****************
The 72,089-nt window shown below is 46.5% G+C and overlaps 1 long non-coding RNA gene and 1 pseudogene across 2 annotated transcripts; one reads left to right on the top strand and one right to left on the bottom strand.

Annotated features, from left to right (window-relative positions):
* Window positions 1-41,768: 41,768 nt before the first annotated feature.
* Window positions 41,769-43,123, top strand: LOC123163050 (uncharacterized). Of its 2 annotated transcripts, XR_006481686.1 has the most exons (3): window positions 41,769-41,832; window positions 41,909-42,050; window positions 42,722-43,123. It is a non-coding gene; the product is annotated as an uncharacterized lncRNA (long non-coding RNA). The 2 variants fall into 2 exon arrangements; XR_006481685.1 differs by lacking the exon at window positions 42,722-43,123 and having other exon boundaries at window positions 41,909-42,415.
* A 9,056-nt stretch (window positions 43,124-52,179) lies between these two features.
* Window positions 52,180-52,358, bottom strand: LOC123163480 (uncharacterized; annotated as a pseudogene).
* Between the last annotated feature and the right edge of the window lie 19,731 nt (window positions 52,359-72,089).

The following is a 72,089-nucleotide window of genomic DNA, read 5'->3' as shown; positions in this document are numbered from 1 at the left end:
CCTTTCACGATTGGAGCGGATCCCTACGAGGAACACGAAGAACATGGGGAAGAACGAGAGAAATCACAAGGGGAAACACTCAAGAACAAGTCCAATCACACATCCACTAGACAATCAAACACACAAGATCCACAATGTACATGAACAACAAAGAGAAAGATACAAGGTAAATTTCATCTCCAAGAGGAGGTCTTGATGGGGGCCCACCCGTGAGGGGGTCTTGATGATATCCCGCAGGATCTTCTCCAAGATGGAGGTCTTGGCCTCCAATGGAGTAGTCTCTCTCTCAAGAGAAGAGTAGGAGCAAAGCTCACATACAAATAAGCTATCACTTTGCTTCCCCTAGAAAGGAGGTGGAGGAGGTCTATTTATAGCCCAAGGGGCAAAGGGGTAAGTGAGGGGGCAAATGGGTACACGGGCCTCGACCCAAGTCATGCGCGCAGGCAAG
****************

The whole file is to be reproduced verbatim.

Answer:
The 72,089-nt window shown below is 46.5% G+C and overlaps 1 long non-coding RNA gene and 1 pseudogene across 2 annotated transcripts; one reads left to right on the top strand and one right to left on the bottom strand.

Annotated features, from left to right (window-relative positions):
* Window positions 1-41,768: 41,768 nt before the first annotated feature.
* Window positions 41,769-43,123, top strand: LOC123163050 (uncharacterized). Of its 2 annotated transcripts, XR_006481686.1 has the most exons (3): window positions 41,769-41,832; window positions 41,909-42,050; window positions 42,722-43,123. It is a non-coding gene; the product is annotated as an uncharacterized lncRNA (long non-coding RNA). The 2 variants fall into 2 exon arrangements; XR_006481685.1 differs by lacking the exon at window positions 42,722-43,123 and having other exon boundaries at window positions 41,909-42,415.
* A 9,056-nt stretch (window positions 43,124-52,179) lies between these two features.
* Window positions 52,180-52,358, bottom strand: LOC123163480 (uncharacterized; annotated as a pseudogene).
* Between the last annotated feature and the right edge of the window lie 19,731 nt (window positions 52,359-72,089).

The following is a 72,089-nucleotide window of genomic DNA, read 5'->3' as shown; positions in this document are numbered from 1 at the left end:
CCTTTCACGATTGGAGCGGATCCCTACGAGGAACACGAAGAACATGGGGAAGAACGAGAGAAATCACAAGGGGAAACACTCAAGAACAAGTCCAATCACACATCCACTAGACAATCAAACACACAAGATCCACAATGTACATGAACAACAAAGAGAAAGATACAAGGTAAATTTCATCTCCAAGAGGAGGTCTTGATGGGGGCCCACCCGTGAGGGGGTCTTGATGATATCCCGCAGGATCTTCTCCAAGATGGAGGTCTTGGCCTCCAATGGAGTAGTCTCTCTCTCAAGAGAAGAGTAGGAGCAAAGCTCACATACAAATAAGCTATCACTTTGCTTCCCCTAGAAAGGAGGTGGAGGAGGTCTATTTATAGCCCAAGGGGCAAAGGGGTAAGTGAGGGGGCAAATGGGTACACGGGCCTCGACCCAAGTCATGCGCGCAGGCAAG